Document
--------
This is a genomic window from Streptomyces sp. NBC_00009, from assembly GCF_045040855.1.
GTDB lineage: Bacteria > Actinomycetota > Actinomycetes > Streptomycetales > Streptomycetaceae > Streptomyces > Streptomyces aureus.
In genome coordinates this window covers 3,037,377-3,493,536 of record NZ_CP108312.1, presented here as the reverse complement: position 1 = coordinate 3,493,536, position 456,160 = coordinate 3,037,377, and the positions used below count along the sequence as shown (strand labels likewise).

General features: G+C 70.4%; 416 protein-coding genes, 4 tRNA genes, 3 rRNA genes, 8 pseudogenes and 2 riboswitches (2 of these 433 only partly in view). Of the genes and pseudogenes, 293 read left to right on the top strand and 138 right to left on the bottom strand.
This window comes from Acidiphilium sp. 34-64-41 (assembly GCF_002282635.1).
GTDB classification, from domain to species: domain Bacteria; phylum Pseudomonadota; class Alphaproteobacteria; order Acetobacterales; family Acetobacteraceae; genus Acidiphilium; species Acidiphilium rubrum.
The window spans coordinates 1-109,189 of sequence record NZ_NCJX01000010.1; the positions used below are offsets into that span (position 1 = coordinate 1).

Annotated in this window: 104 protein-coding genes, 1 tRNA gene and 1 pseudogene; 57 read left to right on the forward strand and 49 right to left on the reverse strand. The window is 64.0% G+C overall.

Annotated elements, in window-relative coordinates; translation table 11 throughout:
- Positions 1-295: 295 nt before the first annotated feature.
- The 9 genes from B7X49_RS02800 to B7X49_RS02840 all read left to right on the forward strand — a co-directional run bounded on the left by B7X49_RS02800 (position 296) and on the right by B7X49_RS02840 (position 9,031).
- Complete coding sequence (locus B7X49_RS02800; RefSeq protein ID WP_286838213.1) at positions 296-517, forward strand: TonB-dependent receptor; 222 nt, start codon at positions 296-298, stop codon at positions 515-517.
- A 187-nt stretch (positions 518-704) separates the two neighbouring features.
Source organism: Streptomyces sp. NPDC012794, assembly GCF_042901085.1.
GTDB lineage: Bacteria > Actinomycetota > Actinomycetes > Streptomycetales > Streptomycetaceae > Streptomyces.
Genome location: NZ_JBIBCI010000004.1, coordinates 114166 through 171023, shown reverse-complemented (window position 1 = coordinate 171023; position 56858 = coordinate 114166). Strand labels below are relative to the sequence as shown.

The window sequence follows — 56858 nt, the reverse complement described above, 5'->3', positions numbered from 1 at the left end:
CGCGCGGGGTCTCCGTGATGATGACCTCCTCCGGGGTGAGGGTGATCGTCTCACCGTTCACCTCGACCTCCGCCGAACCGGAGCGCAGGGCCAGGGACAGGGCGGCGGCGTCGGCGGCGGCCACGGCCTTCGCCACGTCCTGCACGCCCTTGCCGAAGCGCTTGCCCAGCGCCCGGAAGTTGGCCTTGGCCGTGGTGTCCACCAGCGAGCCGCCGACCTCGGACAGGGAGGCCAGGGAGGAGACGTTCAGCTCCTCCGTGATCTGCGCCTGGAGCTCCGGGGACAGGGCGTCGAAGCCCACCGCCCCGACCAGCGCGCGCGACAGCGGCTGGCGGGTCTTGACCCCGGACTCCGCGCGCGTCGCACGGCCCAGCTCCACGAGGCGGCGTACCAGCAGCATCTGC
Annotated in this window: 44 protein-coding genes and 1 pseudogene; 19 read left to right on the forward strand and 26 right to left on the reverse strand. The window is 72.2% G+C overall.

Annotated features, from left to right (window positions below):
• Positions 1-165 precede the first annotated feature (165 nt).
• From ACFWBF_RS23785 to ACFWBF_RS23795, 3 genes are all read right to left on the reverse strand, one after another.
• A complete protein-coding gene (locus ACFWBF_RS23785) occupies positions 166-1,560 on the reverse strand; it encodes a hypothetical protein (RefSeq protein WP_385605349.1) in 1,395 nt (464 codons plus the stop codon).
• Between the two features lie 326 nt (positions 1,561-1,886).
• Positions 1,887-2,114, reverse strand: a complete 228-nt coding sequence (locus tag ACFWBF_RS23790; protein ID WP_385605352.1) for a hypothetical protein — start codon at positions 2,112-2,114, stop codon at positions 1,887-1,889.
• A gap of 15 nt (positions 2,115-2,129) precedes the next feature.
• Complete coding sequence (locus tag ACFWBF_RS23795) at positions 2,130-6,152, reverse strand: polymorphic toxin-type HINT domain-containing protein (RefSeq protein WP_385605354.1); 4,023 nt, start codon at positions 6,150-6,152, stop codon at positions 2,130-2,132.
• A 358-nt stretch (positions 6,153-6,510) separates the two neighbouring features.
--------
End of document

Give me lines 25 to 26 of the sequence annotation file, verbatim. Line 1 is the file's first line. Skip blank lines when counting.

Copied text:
• Positions 1,887-2,114, reverse strand: a complete 228-nt coding sequence (locus tag ACFWBF_RS23790; protein ID WP_385605352.1) for a hypothetical protein — start codon at positions 2,112-2,114, stop codon at positions 1,887-1,889.
• A gap of 15 nt (positions 2,115-2,129) precedes the next feature.